Fri, 09 Dec 2022

Russia floats new nuclear-powered icebreaker

RT.com
23 Nov 2022, 23:12 GMT+10

The ship will facilitate navigation through the Northern Sea Route

A new nuclear-powered icebreaker has been launched from a shipyard in St. Petersburg. 'The Yakutia' is the fourth ship of the Arktika series, which Russia is building to boost navigation along its Northern Sea Route.

The ship was launched at the Baltic Shipyard on Tuesday in a ceremony, which also included the raising of the national flag on 'the Ural,' the third icebreaker of the same design.

'The Ural' was launched in 2019 and is scheduled to complete sea trials and be handed over this month to operator Atomflot, the state-owned firm responsible for Russia's entire civilian nuclear fleet. 'The Yakutia' is expected to join it in 2024.

'The Arktika,' the first of the class, was commissioned in 2020, and is the world's largest nuclear-propelled icebreaker. A total of five such ships have been commissioned, with plans for two more in the pipeline.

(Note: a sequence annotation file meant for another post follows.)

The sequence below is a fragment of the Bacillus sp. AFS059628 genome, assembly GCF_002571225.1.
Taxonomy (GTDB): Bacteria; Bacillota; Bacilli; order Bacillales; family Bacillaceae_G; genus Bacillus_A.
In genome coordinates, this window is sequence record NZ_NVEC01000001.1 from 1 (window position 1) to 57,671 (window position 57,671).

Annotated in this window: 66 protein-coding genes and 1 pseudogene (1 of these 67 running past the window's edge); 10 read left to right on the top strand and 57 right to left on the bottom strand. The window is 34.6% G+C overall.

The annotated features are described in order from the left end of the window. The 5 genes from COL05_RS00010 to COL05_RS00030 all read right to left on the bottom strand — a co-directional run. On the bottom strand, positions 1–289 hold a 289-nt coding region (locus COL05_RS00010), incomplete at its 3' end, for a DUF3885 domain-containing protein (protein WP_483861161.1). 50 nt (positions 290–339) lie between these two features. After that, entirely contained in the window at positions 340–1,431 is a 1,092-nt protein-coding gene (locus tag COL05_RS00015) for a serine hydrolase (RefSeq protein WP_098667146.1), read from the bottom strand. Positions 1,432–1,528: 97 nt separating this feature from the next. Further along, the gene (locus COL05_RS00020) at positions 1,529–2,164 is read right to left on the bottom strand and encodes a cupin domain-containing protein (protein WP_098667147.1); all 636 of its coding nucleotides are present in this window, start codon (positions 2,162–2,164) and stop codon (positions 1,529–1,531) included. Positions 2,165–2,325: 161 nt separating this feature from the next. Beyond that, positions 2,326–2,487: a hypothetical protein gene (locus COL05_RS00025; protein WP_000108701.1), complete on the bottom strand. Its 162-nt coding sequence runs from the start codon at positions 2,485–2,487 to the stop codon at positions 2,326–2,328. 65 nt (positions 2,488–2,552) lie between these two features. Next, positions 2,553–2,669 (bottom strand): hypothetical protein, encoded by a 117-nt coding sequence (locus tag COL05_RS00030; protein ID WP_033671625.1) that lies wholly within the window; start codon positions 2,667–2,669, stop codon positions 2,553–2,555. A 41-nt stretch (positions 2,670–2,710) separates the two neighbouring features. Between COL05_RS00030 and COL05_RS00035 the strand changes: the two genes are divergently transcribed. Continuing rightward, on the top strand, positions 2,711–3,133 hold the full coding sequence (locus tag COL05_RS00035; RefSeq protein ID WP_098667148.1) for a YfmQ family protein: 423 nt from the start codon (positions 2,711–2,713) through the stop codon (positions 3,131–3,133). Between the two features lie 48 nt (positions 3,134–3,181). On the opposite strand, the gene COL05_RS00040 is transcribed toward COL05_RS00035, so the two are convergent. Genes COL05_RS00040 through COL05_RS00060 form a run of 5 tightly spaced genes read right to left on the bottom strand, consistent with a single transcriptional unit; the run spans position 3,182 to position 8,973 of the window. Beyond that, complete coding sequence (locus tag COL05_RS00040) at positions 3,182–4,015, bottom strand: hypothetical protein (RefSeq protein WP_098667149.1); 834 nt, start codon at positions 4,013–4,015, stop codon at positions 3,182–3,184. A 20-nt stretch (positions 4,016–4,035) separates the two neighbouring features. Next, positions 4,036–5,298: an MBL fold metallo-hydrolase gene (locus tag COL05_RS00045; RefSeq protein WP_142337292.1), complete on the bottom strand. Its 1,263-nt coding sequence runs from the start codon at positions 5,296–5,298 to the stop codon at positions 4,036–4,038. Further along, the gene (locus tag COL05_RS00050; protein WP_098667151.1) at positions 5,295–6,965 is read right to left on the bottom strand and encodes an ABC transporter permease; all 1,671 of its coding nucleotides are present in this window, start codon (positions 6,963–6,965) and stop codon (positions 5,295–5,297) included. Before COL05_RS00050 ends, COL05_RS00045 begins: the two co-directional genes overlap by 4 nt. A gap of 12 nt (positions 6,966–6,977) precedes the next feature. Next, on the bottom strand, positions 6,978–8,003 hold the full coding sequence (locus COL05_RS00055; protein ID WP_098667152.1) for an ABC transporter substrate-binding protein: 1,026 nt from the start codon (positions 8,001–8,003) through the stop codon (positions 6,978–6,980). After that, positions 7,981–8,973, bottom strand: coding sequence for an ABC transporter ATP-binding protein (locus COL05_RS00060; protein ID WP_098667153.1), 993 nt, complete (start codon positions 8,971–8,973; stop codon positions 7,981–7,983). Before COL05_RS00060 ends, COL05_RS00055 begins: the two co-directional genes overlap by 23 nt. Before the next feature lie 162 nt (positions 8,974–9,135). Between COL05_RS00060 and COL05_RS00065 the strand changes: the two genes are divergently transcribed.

The 33,500-ton 173-meter-long icebreakers can plow through ice up to three meters thick. Each has two RITM-200 nuclear reactors that allows their propulsion system to produce up to 60 MW of power. The nuclear power source has a 40-year lifecycle, with refueling required about every seven years.

Moscow considers its icebreaker fleet to be of strategic importance and President Vladimir Putin attended the launch ceremony of 'the Yakutia.' The ships are meant to make shipping through the perilous Northern Sea Route more accessible for merchant vessels.

A view shows the Yakutia nuclear-powered icebreaker during the launching ceremony at the Baltic Shipyard in St. Petersburg, Russia, November 22, 2022.

  Sputnik / Alexei Danichev

The route is essential for supplying isolated communities in Northern Russia and offers a significantly shorter travel distance for maritime trade between Europe and Asia, compared to conventional routes that go through the Suez Canal.

Last year, a record 33.5 million tons of cargo went through the northern route, with most of the volume taken by liquified natural gas and other fuels, statistics showed. This year, that could reach 33.8 million tons, according to Rosatom, the parent company of Atomflot, during a government meeting last month.

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